A novel drug delivery technique has nanoparticles thumbing for a ride aboard red blood cells. Major roadblocks are frequently encountered in nanoparticulate drug delivery systems; short circulation times often send the nanoparticles to the liver and spleen in a matter of a few minutes, and due to this, the particles rarely end up at their target destination. Surface modification, encapsulation, and attachment of specific ligands to the nanoparticle have been studied as ways to enhance nanoparticulate performance, though none show as much promise as the research being conducted at the University of California, Santa Barbara. A team led by Dr. Samir Mitragotri has developed a way to harness the flexibility and mobility of red blood cells to overcome the short circulation times and poor targeting associated with nanoparticles.
Drug delivery for treatment of respiratory ailments
Mitragotri began the study by attaching nanoparticles to the surfaces of red blood cells. Particles ranging from 200-500 nm adhered to red blood cell surfaces through electrostatic and hydrophobic interactions. Several in vitro trials were performed to determine the ideal shape and curvature of the nanoparticles for adhesion. An in vivo study proved the potential viability of this technique for drug delivery. Twice as many nanoparticles were deposited in the lungs as in the liver after 10 hours when attached to red blood cells; for nanoparticles alone, this ratio was below 0.1. It was discovered that the method of deposition was purely mechanical: the lung's small capillaries sheared the nanoparticles off the red blood cell, without compromising the red blood cell itself. This study has the potential to greatly enhance targeted drug delivery to treat respiratory ailments.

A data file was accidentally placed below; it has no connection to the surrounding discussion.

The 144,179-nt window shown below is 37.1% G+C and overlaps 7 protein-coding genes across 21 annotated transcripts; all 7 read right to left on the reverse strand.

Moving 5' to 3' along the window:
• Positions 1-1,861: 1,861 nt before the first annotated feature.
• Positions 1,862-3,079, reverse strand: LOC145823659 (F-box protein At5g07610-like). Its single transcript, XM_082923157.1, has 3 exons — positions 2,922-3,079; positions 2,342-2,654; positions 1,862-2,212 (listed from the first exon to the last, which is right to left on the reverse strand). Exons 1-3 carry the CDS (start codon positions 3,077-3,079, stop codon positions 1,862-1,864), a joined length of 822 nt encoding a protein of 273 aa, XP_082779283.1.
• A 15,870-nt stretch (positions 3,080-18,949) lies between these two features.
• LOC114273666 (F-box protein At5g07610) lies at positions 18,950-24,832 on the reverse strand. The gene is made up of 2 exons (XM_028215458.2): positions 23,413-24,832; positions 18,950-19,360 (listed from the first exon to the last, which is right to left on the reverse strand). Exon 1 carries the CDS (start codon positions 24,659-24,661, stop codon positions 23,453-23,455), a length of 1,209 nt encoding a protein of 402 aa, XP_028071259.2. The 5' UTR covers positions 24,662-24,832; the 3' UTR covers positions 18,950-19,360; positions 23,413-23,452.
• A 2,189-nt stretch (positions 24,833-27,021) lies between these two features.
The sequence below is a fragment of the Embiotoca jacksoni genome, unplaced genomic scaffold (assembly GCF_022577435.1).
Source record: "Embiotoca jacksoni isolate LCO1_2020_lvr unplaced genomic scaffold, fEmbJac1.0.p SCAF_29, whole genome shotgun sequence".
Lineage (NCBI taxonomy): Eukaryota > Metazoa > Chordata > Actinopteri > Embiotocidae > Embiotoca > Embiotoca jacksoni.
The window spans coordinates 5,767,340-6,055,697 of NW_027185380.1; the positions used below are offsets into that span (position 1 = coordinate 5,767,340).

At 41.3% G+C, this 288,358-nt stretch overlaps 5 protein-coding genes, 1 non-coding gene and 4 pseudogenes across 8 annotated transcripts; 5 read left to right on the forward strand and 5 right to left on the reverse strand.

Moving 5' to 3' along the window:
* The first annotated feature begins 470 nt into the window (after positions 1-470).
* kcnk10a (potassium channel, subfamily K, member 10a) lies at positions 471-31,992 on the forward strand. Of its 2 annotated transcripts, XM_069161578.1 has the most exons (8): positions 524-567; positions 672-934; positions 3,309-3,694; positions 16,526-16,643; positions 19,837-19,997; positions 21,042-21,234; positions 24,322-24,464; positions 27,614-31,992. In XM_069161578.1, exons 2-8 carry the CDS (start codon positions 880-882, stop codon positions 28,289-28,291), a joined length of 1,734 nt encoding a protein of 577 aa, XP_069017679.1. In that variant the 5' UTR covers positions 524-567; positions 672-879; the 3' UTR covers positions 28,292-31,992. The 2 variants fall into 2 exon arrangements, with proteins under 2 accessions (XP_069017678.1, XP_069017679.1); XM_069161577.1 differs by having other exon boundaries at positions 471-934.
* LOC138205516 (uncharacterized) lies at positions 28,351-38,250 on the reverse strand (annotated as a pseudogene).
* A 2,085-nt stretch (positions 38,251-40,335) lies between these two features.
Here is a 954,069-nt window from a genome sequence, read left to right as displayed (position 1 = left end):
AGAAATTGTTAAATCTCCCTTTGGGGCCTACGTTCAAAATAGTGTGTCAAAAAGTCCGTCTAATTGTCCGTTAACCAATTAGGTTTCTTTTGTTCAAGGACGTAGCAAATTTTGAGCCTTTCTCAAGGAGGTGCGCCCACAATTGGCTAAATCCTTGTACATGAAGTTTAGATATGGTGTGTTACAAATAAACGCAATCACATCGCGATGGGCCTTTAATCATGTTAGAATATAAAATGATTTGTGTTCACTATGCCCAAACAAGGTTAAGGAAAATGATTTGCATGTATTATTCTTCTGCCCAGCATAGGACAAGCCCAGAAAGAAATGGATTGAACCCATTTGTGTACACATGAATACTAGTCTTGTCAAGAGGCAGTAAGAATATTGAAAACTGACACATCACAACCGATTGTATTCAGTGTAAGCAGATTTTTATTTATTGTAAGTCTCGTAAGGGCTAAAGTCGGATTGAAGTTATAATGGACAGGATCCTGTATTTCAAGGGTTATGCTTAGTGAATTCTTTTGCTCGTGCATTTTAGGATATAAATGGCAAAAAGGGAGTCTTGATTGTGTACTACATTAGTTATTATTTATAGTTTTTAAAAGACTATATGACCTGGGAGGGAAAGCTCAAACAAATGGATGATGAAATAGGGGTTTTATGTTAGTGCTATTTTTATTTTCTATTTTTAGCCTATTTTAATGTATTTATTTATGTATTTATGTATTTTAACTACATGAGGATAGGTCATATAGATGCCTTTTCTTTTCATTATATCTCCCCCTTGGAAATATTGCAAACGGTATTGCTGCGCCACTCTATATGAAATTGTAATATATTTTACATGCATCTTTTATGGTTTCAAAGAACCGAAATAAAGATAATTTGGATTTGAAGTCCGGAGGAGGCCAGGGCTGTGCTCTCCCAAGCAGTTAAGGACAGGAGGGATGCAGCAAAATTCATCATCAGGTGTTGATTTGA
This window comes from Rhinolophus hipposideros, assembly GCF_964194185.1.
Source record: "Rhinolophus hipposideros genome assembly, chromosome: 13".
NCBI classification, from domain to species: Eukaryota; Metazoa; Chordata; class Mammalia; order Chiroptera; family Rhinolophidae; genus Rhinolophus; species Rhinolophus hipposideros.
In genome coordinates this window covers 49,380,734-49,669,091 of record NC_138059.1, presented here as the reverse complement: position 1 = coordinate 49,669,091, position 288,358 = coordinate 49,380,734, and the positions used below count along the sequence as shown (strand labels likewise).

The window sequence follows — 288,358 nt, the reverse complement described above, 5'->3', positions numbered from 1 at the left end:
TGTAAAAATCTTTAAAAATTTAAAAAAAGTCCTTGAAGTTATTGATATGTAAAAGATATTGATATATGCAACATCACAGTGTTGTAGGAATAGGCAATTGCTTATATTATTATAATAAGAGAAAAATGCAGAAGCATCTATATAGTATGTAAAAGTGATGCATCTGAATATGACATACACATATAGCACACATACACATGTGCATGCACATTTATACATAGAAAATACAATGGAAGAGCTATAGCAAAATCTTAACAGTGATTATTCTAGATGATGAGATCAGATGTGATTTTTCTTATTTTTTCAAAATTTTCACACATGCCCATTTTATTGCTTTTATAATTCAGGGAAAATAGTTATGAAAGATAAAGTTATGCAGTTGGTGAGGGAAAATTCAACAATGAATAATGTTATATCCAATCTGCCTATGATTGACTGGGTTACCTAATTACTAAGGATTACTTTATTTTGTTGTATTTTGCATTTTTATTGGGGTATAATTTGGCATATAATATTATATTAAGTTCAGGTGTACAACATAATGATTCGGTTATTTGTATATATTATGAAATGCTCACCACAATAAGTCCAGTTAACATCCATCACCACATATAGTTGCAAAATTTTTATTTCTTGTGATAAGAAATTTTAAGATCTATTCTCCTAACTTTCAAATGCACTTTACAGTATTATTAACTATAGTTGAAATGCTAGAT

Hitchhiking on monocytes and macrophages
Another study evaluated some of the body's even smaller cell types - monocytes and macrophages - for diseased tissue penetration. Unlike red blood cells, these small cells are able to pass into tumors and other diseased tissue easily, so they hold great potential for cancer treatment. However, they have a tendency to internalize and digest whatever small particles they come into contact with. So attaching a nanoparticle, and keeping that nanoparticle from being essentially eaten, was a major challenge. By modifying the angles and volume of the nanoparticle, Mitragotri determined that at a certain point, the monocyte/macrophage can't stretch around the nanoparticle and therefore cannot internalize it. Research showed that the best shape to prevent internalization was a long, flat disk - nicknamed a backpack. Both macrophages and monocytes accepted more than one backpack, and still behaved normally after detachment. Although research is still being conducted, it is hoped that when these cells pass into tumors and diseased tissue, the backpacks will be deposited directly into the tumors.